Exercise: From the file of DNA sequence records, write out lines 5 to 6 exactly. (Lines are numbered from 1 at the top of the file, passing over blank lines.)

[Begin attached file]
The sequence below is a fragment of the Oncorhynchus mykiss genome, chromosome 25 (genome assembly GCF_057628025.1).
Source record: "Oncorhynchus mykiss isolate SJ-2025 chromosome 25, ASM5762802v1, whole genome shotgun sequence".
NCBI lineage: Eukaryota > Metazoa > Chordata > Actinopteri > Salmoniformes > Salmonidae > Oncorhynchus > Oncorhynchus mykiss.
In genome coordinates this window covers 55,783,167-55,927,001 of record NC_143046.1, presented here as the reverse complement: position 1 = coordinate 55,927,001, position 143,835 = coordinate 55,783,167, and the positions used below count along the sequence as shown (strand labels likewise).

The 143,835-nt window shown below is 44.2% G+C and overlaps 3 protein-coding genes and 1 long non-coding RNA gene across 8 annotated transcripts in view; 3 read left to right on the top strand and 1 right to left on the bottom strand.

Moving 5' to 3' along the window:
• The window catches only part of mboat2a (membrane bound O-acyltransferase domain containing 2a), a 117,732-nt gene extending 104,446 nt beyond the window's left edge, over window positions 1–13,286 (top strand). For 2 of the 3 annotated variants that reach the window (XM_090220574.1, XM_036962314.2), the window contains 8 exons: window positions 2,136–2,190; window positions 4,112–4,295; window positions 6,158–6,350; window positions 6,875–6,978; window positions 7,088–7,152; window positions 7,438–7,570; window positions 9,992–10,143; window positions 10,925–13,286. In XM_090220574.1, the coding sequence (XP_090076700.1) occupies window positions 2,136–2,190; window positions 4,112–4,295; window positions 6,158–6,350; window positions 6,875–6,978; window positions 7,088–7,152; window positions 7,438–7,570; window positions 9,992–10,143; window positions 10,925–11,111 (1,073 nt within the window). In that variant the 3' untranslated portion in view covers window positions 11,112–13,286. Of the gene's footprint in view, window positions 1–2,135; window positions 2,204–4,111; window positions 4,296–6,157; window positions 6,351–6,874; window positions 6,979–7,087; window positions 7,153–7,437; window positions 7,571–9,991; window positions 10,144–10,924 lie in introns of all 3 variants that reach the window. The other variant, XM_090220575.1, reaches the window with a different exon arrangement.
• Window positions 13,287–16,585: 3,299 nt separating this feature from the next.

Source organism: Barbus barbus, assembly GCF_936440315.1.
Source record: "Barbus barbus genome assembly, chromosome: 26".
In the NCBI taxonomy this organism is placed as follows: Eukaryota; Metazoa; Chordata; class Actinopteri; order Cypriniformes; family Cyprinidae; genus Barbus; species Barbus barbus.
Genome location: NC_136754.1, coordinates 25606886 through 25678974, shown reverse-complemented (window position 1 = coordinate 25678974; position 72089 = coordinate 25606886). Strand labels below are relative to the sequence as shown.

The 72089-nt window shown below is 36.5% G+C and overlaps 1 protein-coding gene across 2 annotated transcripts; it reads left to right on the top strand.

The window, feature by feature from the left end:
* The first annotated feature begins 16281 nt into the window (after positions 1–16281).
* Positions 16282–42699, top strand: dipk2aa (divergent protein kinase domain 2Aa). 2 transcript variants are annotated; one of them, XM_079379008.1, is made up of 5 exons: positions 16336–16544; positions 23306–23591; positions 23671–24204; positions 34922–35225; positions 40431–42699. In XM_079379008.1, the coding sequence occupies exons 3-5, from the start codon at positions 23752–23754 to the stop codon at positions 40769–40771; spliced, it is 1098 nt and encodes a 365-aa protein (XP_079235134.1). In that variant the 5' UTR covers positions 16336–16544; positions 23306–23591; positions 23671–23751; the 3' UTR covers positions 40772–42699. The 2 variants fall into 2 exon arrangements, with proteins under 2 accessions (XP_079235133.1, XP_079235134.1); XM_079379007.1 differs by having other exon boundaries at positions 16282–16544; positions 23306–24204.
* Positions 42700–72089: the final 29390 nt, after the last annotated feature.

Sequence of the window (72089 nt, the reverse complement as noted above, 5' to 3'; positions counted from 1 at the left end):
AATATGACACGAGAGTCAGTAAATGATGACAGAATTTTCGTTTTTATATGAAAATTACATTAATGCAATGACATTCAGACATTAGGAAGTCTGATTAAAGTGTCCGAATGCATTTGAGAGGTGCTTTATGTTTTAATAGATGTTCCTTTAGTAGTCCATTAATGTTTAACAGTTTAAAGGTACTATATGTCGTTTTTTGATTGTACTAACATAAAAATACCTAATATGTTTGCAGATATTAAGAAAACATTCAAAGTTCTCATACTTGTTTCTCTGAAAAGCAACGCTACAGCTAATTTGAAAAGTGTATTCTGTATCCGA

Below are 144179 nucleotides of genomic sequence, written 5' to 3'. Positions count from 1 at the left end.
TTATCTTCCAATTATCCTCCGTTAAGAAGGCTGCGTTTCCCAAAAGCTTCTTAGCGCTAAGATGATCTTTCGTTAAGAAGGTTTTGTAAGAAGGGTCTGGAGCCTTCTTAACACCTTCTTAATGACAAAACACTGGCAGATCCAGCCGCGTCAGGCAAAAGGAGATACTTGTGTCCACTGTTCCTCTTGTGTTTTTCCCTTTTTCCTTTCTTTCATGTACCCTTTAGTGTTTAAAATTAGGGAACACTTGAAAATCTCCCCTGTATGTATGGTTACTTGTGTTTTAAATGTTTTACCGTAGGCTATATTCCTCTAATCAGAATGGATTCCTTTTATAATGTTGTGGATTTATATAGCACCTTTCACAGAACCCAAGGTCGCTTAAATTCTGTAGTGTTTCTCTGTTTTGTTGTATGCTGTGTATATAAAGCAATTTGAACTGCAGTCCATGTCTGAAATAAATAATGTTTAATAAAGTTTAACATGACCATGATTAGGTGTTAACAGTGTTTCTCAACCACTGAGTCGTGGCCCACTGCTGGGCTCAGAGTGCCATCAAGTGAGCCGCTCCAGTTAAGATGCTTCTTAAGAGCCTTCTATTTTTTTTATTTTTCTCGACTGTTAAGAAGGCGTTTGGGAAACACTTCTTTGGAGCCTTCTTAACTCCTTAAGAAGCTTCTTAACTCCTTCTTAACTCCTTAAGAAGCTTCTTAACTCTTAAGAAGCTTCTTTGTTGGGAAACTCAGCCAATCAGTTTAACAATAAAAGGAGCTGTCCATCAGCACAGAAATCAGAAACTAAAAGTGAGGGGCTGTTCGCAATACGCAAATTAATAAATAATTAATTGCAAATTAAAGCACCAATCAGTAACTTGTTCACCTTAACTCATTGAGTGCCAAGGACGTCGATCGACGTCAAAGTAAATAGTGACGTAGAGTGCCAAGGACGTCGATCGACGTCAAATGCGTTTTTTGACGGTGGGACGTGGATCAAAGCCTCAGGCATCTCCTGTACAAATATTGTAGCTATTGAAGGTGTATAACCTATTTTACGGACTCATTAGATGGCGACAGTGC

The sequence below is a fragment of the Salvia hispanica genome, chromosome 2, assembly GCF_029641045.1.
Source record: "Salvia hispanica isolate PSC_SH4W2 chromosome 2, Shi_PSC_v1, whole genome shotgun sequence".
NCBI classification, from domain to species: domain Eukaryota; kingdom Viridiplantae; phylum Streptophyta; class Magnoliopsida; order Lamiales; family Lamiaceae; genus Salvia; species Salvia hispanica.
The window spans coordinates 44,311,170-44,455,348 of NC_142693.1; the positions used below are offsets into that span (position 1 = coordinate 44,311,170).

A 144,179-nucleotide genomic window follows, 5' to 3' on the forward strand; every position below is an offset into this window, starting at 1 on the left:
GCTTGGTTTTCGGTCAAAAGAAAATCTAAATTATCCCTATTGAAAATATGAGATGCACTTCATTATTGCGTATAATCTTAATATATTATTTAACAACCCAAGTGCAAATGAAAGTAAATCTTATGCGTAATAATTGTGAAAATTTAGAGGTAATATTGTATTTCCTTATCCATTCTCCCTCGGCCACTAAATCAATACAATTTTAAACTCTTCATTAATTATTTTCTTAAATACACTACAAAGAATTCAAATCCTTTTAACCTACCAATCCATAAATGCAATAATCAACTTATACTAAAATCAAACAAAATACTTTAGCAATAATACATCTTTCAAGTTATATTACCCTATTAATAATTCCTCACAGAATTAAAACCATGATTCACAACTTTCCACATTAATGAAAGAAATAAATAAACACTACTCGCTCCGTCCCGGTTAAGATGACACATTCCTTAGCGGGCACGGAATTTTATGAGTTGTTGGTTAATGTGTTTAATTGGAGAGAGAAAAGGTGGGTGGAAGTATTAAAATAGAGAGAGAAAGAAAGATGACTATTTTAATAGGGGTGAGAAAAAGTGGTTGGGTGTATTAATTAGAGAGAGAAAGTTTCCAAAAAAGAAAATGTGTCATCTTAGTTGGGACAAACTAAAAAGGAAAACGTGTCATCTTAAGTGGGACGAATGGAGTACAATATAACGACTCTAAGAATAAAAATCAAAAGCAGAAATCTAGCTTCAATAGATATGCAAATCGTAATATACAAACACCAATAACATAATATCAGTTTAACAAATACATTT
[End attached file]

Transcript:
The 143,835-nt window shown below is 44.2% G+C and overlaps 3 protein-coding genes and 1 long non-coding RNA gene across 8 annotated transcripts in view; 3 read left to right on the top strand and 1 right to left on the bottom strand.

Moving 5' to 3' along the window: